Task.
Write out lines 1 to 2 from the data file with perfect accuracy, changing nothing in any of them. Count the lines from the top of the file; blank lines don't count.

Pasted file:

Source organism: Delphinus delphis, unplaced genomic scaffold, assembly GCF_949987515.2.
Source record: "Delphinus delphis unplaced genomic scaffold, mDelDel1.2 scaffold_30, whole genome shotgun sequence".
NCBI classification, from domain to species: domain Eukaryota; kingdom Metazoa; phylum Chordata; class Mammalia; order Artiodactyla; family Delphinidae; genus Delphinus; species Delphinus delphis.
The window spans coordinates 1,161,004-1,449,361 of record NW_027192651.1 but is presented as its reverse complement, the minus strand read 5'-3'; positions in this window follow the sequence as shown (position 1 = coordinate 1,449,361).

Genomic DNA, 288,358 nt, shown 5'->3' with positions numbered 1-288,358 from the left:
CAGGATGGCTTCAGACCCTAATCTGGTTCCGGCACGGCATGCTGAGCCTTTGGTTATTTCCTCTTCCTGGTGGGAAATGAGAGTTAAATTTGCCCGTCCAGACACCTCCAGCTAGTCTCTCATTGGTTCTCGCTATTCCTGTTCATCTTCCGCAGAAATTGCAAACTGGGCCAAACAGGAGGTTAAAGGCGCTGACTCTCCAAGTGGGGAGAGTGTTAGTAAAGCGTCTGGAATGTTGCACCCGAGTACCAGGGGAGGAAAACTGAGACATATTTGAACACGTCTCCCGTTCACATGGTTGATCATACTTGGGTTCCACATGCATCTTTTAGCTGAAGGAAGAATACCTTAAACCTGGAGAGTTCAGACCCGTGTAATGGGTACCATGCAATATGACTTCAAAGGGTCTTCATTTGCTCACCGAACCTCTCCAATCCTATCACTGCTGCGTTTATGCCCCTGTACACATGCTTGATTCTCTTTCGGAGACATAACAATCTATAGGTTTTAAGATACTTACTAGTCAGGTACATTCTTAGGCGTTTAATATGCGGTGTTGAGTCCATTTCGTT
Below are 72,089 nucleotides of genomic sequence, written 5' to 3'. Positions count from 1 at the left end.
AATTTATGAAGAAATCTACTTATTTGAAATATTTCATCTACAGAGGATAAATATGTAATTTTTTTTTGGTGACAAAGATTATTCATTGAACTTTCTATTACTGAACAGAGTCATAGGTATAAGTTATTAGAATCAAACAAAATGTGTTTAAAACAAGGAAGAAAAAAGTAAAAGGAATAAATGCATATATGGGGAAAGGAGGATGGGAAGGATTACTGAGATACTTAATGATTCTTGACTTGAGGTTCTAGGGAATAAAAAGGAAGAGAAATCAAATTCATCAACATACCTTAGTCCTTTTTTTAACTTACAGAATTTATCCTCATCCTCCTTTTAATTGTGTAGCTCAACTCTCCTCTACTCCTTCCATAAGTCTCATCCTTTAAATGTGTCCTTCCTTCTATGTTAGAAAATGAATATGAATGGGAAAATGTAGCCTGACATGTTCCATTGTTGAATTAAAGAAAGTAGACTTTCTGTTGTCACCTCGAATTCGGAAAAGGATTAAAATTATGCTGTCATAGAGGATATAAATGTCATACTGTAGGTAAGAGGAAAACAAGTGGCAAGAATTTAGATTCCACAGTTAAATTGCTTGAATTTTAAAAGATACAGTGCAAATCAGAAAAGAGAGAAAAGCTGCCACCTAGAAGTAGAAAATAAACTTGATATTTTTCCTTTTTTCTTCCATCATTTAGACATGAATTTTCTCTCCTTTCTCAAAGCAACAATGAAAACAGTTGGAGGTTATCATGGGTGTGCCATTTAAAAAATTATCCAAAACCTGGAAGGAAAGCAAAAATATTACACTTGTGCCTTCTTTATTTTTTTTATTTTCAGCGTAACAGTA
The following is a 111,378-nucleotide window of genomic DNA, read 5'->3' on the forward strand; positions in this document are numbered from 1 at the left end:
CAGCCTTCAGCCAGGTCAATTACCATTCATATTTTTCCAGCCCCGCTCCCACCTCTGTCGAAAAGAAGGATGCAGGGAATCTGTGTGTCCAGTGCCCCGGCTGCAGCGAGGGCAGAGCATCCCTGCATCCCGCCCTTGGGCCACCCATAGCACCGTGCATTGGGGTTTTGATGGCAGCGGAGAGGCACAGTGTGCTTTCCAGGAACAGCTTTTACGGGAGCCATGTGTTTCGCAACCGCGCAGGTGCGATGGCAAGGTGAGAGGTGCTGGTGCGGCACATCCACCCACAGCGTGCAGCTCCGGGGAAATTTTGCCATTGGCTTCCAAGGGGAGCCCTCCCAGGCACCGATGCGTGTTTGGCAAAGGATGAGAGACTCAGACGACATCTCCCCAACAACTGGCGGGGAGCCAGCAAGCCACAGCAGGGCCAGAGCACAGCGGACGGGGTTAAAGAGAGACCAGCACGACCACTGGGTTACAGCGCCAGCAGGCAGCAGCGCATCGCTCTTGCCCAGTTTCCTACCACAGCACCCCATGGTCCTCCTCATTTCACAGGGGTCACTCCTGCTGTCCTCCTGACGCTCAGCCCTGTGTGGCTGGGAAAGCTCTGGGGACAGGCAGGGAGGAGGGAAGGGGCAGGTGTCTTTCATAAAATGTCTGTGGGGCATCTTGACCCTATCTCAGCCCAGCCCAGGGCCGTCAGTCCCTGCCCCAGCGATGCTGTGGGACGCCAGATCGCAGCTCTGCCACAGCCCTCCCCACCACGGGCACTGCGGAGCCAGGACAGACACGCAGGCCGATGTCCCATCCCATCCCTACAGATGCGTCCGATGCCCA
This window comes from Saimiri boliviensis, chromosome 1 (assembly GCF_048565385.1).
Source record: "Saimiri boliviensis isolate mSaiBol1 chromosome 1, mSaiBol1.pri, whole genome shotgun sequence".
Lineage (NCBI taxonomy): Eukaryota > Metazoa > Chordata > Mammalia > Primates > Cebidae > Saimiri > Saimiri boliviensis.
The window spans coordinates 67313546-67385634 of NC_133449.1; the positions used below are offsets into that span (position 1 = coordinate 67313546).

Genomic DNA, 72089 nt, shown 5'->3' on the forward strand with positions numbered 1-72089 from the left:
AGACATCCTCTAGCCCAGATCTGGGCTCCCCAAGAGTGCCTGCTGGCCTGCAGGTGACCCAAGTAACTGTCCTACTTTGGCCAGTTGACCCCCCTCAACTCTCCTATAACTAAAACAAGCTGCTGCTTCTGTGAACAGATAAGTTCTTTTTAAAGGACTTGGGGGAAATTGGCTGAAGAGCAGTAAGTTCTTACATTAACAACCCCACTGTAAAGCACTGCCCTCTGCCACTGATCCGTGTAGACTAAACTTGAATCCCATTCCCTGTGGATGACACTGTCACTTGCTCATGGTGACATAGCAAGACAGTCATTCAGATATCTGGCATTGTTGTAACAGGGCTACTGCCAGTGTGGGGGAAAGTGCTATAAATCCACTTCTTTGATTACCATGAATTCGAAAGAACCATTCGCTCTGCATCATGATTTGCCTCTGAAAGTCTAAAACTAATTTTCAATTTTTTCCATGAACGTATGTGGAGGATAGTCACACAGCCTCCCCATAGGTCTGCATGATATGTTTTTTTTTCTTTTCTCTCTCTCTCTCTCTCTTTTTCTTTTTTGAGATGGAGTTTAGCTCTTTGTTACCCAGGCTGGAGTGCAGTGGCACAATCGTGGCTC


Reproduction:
Source organism: Delphinus delphis, unplaced genomic scaffold, assembly GCF_949987515.2.
Source record: "Delphinus delphis unplaced genomic scaffold, mDelDel1.2 scaffold_30, whole genome shotgun sequence".